Up early this morning Dathi? Me too!
In Irish public service, they could start with more transparency and accountability and stop abusing ‘ill-health retirement’ as a management tool.
But with the political sinecures that goes for regulation in Ireland, don’t hold your breath!
The observation about artificial intelligence is appropriate since job losses through the growth of digital systems has actually been going on for many years, Example: the third engineering process plant I built in 1990 employed sixty people. The last and much larger one built 1n 2003 employed nine — its production lines were fully automated from a central control room. Sadly all of the state start-up funds would not provide means of earning a living for those other fifty because it is a good bet that the majority of them would be incapable of taking advantage of it. Perhaps another… Read more »
Nigerians tell me that 70% of them are self employed, in common with a lot of ‘Third world countries’. We should encourage immigration and entrapeneurism because we’ve’exported’ so much of our best talent overseas, and need to maximize Ireland’s vast agri resources . You go shopping in Dublin and half the shops are empty while paying high rents, does that happen in Lagos/Tokyo/London. Encourage and support entrapeneurism.
‘How much will be left for your pension?’ DMcW Nothing, whether public or private as during the next leg down of the GFC the fearl faux-Capitalism of The Globalist will only have pension honey pots left to raid, having robbed the social & financial Capital of the entire Progressive progress of working people since the C18th, having hoovered up & ‘privatised’ the post-war Welfare State to asset strip it to make good bankster gamblers. ‘This is the question you should be asking yourself because the notion that the tap will be still on, with crisp euros gushing out when you… Read more »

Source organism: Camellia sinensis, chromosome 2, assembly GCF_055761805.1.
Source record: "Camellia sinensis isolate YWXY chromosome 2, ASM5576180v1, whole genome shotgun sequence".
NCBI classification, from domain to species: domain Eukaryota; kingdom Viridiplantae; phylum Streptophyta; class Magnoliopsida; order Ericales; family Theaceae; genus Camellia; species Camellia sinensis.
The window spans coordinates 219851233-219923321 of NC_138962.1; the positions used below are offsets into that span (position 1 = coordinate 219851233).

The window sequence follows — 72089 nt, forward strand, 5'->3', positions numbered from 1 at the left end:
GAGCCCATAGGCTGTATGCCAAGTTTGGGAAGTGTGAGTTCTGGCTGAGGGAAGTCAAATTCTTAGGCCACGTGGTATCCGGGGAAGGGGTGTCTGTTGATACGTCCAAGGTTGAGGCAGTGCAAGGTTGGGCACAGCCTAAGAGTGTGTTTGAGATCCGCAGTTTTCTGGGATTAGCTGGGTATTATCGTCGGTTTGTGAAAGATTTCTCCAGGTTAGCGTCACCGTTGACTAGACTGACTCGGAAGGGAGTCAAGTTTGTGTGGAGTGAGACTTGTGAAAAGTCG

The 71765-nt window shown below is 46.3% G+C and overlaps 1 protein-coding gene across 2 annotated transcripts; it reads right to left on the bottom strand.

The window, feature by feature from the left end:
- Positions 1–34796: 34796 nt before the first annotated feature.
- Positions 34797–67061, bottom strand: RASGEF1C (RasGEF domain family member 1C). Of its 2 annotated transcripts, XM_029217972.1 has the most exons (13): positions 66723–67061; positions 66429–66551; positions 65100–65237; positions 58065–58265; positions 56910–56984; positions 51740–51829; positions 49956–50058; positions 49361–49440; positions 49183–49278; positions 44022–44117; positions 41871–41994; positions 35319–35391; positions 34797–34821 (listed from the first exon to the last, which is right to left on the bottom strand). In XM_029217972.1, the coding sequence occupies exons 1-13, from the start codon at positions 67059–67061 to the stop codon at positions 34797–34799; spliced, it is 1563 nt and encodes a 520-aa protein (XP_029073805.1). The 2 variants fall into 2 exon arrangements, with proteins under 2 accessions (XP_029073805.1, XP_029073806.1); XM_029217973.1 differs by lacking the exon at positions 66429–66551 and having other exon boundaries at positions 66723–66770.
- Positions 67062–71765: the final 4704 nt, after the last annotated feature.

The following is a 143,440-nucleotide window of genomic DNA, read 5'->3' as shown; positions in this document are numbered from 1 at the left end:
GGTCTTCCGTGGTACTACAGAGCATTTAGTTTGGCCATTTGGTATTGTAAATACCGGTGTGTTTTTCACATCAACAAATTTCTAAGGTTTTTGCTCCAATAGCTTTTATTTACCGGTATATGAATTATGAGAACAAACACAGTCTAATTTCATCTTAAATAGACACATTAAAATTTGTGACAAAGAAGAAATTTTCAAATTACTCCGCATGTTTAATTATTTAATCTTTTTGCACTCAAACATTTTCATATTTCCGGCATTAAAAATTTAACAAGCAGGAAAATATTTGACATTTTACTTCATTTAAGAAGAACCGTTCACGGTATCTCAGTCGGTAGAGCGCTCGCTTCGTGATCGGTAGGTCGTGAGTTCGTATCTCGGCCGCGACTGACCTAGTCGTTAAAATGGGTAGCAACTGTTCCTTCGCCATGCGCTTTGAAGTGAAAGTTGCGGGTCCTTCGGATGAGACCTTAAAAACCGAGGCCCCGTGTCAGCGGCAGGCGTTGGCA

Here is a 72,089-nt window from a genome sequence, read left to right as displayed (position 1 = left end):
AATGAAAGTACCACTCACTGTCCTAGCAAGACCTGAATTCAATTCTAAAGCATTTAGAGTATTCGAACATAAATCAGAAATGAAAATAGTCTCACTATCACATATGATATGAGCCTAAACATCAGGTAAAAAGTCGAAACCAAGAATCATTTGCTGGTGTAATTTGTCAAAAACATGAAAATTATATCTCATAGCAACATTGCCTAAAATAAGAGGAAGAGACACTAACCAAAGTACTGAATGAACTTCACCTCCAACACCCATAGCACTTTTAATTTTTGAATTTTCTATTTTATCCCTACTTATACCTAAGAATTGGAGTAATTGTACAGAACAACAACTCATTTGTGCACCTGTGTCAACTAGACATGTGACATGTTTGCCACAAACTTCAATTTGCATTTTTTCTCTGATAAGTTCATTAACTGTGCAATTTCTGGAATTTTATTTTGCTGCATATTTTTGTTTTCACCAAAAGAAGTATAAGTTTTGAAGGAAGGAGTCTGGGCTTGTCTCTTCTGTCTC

Given that 7/10 new businesses fail within 10 years the main benefit of entrepreneurial activity to GDP is that investment money that would otherwise have been sitting in savings is pushed out into circulation. The chance of benefit for the actual entrepreneur is slim, while the rest of society benefits regardless of their success or failure.
Why not put €10K to €20K in a market tracking fund for each child upon their birth. Over longer periods that would grow into to a minimum of €1M (€10K @ 7% for 70yrs) and with historic averages much closer to €20MM (€20K @ 10% for 70yrs).
There is one serious problem with your solution.
You make the assumption that NEW entrepreneurial activity is in the 20-34 age group…..this is a false assumption.. and you’re not alone in believing this.
The actual truth is(as always) much more interesting.